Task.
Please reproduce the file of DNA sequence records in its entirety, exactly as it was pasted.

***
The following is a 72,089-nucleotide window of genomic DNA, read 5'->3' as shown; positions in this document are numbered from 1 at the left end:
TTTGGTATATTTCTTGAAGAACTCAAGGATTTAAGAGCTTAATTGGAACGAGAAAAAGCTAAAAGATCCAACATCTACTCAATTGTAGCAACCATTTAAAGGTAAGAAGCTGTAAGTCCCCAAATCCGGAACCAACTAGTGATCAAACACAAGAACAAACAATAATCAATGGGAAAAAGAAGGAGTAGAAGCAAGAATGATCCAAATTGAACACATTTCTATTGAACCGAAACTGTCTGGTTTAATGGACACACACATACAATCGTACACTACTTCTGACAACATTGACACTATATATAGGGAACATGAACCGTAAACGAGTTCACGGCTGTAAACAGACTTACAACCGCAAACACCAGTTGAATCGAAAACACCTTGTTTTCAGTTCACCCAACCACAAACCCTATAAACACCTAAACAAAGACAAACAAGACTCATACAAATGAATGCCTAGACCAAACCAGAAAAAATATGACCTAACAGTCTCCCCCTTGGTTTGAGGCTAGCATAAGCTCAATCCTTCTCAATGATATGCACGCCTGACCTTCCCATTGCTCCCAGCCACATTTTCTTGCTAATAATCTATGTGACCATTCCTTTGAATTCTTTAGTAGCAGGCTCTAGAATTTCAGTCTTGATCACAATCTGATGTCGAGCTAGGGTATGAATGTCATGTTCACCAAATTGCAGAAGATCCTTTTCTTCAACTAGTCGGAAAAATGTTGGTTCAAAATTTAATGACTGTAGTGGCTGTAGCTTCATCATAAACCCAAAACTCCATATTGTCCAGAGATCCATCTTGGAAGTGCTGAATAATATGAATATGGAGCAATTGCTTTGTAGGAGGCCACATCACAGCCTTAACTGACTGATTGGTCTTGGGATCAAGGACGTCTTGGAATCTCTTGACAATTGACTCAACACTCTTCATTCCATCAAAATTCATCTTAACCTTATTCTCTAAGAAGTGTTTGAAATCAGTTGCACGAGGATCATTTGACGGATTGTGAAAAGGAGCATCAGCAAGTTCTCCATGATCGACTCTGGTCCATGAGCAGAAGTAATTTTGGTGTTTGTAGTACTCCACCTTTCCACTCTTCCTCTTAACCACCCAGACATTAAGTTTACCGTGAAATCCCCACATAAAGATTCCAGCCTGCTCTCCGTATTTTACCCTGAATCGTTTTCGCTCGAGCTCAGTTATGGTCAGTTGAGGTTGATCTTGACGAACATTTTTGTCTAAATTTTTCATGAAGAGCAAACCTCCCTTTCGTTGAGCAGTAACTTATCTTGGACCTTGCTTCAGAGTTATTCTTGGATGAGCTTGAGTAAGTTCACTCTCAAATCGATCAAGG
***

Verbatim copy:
The following is a 72,089-nucleotide window of genomic DNA, read 5'->3' as shown; positions in this document are numbered from 1 at the left end:
TTTGGTATATTTCTTGAAGAACTCAAGGATTTAAGAGCTTAATTGGAACGAGAAAAAGCTAAAAGATCCAACATCTACTCAATTGTAGCAACCATTTAAAGGTAAGAAGCTGTAAGTCCCCAAATCCGGAACCAACTAGTGATCAAACACAAGAACAAACAATAATCAATGGGAAAAAGAAGGAGTAGAAGCAAGAATGATCCAAATTGAACACATTTCTATTGAACCGAAACTGTCTGGTTTAATGGACACACACATACAATCGTACACTACTTCTGACAACATTGACACTATATATAGGGAACATGAACCGTAAACGAGTTCACGGCTGTAAACAGACTTACAACCGCAAACACCAGTTGAATCGAAAACACCTTGTTTTCAGTTCACCCAACCACAAACCCTATAAACACCTAAACAAAGACAAACAAGACTCATACAAATGAATGCCTAGACCAAACCAGAAAAAATATGACCTAACAGTCTCCCCCTTGGTTTGAGGCTAGCATAAGCTCAATCCTTCTCAATGATATGCACGCCTGACCTTCCCATTGCTCCCAGCCACATTTTCTTGCTAATAATCTATGTGACCATTCCTTTGAATTCTTTAGTAGCAGGCTCTAGAATTTCAGTCTTGATCACAATCTGATGTCGAGCTAGGGTATGAATGTCATGTTCACCAAATTGCAGAAGATCCTTTTCTTCAACTAGTCGGAAAAATGTTGGTTCAAAATTTAATGACTGTAGTGGCTGTAGCTTCATCATAAACCCAAAACTCCATATTGTCCAGAGATCCATCTTGGAAGTGCTGAATAATATGAATATGGAGCAATTGCTTTGTAGGAGGCCACATCACAGCCTTAACTGACTGATTGGTCTTGGGATCAAGGACGTCTTGGAATCTCTTGACAATTGACTCAACACTCTTCATTCCATCAAAATTCATCTTAACCTTATTCTCTAAGAAGTGTTTGAAATCAGTTGCACGAGGATCATTTGACGGATTGTGAAAAGGAGCATCAGCAAGTTCTCCATGATCGACTCTGGTCCATGAGCAGAAGTAATTTTGGTGTTTGTAGTACTCCACCTTTCCACTCTTCCTCTTAACCACCCAGACATTAAGTTTACCGTGAAATCCCCACATAAAGATTCCAGCCTGCTCTCCGTATTTTACCCTGAATCGTTTTCGCTCGAGCTCAGTTATGGTCAGTTGAGGTTGATCTTGACGAACATTTTTGTCTAAATTTTTCATGAAGAGCAAACCTCCCTTTCGTTGAGCAGTAACTTATCTTGGACCTTGCTTCAGAGTTATTCTTGGATGAGCTTGAGTAAGTTCACTCTCAAATCGATCAAGG